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December 7, 2010

From the Outside Looking In

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Written by: Eric Smith
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Initially, I was intending to post an editorial on the ‘outside world’ viewpoint of gaming culture, focusing on the common misunderstandings as a whole.  Several drafts later and the piece had yet to find the right angle to work from.

Then, as I was dozing off last night, it came to me: The reason non-gamers don’t understand our culture and industry is our own fault. If we want the general public to support us, we have to give them a reason to do so.

ESPN’s Skip Bayless recently stated, “He [Kobe Bryant] is smiling, while wielding an assault rifle, while we have troops overseas at this moment doing the same thing FOR REAL!” Is Skip off his wagon? No. Is he misinformed? Almost certainly. There is still a perception in the mainstream that video games are bad for you and cause violence amongst those who play them.

What needs to happen is a push into the mainstream about how gamers firmly understand that video games are not reality, and that even while video games have hit the technical, story-telling and visual levels that they have, violent crime amongst teens is down significantly. Sure, there may be those who still manage to fall on the “dark side”, torturing kittens and burning down their grandmother’s houses, but I am also sure that there are cribbage-addicts that do these things just as well. The effect is not of the same cause, but because there are no major players in the political or news world that are a proponent for video games — or at least understanding of them — these details will go unmentioned.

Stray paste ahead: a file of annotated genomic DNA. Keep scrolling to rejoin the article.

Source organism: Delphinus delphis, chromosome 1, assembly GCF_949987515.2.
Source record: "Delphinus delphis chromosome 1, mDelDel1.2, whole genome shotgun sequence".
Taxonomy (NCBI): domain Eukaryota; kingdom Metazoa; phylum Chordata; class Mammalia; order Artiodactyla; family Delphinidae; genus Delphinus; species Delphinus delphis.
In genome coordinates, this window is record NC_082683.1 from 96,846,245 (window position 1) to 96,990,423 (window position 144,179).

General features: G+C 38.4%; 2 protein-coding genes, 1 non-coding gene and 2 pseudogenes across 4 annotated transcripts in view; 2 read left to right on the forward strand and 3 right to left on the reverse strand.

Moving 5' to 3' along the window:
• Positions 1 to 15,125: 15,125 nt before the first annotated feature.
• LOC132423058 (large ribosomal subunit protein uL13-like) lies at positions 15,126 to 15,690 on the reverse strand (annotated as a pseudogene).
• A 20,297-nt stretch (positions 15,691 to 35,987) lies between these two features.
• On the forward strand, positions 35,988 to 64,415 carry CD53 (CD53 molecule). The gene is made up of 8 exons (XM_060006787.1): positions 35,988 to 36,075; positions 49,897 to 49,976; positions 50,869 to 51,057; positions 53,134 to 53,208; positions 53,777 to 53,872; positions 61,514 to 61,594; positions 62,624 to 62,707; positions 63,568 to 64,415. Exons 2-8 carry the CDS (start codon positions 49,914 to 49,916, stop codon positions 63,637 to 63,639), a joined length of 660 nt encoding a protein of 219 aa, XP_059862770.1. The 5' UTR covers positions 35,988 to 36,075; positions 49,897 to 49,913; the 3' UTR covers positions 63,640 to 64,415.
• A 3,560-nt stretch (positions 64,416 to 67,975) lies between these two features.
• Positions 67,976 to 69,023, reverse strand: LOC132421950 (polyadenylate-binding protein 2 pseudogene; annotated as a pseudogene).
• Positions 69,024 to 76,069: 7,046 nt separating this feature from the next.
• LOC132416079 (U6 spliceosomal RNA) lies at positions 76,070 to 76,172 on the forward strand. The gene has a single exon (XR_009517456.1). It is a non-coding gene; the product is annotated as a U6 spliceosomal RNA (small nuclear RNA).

As for the argument of Kobe Bryant, “… smiling, while wielding an assault rifle, while we have troops overseas at this moment doing the same thing FOR REAL!”:  I guess the countless numbers of Marines, soldiers and other military personnel that regularly play Call of Duty and Medal of Honor don’t actually exist. I mean, it’s not like they organize tournaments or anything of the sorts, right?. I would also be damned if members of the military have a website devoted entirely to the hobby, created and maintained by those in active duty.

But, I digress, as it is so easy to do when dealing with short-sightedness. The main point is that gamers are like any other group of people that have a specific talking point, one that they would like to be recognized. And, just like any other political party, cause, or culture, we may vary our likings in specific details but overall are in agreement towards the same cause.

There are a few things that we can currently do, at least to help begin to chip away at the lack of understanding of our sub-culture:  Write a letter to your congressman (it does work, especially en masse). Offer to author an article or column for your school or local paper. Explain (to as many people that may not understand) that video games are not only for kids anymore, and that they are a great avenue for experience, learning, and personal and mutual growth. If we want the non-gaming public to be on our side when it comes to game-related issues, we have to put forth the effort and protect our hobby, more so than those that aim to shoot it down.



About the Author

Eric Smith
News Director. Eric is an experienced freelance writer. He serves as a co-host of The SideQuest, the Lazy Sunday Gaiden, and plays far too many competitive games. When he isn't thinking about videogames, he is probably watching TV or a movie. You know, productive stuff.




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